Charts and graphs, oh my!

Jul 13, 2012 by

Being a mathematically-inclined person, I’m always interested in the stories one can tease out of data…  Now that we’ve got the book mostly mapped out, I made a chart displaying the first publication dates of the songs.  Each dot in the chart represents a song.  Given that we started with the Kentucky Harmony and its Supplement, you’d think that the most common year would be, say, 1816 or 1825.  However, the majority of the tunes Davisson published were from earlier authors.  The longest line of dots is for the year 1793, the publication of Shumway’s American Harmony and Stone’s Columbian Harmony, both of which are well represented in The Shenandoah Harmony. It’s quite interesting to compare the song profile of The Shenandoah Harmony with a similar chart displaying songs in The Sacred Harp (1991).  (Thanks to Ian Quinn...

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Semi-weekly, Thursday: Singing in Cambridge...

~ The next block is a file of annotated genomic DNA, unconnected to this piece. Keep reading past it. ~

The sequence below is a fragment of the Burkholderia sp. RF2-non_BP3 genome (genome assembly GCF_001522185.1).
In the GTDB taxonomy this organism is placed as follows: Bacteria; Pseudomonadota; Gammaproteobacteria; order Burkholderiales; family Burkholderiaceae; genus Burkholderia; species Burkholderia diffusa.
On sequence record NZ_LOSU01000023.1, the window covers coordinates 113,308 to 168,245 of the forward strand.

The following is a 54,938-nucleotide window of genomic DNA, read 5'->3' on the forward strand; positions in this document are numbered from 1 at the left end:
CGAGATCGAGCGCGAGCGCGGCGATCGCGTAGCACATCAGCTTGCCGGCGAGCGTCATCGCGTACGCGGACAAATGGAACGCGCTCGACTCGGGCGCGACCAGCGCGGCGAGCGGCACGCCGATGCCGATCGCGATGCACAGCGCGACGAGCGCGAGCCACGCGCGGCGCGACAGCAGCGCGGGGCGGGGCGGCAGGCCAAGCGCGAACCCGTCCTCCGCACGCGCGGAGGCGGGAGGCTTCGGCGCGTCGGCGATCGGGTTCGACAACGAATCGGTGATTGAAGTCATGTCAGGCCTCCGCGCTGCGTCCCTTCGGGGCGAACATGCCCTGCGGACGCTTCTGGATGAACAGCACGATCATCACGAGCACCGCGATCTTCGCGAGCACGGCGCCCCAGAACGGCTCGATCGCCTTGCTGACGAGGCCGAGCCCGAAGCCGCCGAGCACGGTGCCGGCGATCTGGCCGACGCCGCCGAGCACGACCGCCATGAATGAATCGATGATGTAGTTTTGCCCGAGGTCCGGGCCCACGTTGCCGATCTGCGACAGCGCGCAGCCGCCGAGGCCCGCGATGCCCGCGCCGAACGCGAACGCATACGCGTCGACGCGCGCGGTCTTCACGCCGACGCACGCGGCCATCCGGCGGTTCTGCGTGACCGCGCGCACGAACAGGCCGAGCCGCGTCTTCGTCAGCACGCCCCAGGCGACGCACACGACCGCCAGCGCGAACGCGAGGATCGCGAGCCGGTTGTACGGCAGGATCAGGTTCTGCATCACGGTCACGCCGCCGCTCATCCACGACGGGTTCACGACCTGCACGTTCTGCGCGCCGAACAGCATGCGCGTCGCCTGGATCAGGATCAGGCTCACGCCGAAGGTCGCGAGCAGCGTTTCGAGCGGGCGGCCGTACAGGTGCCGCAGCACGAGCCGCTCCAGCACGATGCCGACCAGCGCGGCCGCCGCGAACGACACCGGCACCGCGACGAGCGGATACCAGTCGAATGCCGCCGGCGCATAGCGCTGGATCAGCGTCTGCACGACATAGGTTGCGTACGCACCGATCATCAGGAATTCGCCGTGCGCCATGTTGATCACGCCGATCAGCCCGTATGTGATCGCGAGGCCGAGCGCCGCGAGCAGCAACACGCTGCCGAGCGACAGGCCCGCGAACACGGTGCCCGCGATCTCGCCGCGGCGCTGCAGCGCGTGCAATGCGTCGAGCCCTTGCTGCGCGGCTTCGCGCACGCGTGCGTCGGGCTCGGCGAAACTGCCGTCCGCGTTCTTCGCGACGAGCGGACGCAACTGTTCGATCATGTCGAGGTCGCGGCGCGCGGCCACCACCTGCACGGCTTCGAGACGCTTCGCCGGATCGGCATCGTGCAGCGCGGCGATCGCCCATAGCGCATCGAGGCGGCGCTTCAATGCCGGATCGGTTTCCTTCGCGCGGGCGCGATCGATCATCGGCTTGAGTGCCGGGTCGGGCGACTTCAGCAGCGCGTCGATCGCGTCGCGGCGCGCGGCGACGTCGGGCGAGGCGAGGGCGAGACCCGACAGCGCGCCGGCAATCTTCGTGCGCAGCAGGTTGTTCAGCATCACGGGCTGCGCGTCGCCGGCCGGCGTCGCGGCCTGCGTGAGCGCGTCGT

Jul 11, 2012 by

A new singing in Cambridge, MA will occasionally include some songs from The Shenandoah Harmony. Singings are held twice monthly, 7-9:30pm at Harvard Divinity School. Sign up for the mailing list at BostonSacredHarp.org for updates and more information, or contact...

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“One of the most beautiful of those old minors”...

Jul 6, 2012 by

In the early stages of working on The Shenandoah Harmony, we jokingly titled the project The Mostly Minor Melodeon because, try as we might, we couldn’t escape the fact that the songs we had chosen were overwhelmingly minor! The editions of The Kentucky Harmony and The Tennessee Harmony are roughly 60% minor; even the early editions of The Easy Instructor are over 50% minor. As our book has evolved, we’ve added songs from other sources; the finished book will have about 52% minor songs. For comparison, The Sacred Harp (1991) is only 28% minor, though I’ve heard that the actual balance of songs called in singings is less heavily skewed. In addition to these statistics, there is plenty of evidence that minor songs were all the rage in the early nineteenth century. Here’s a...

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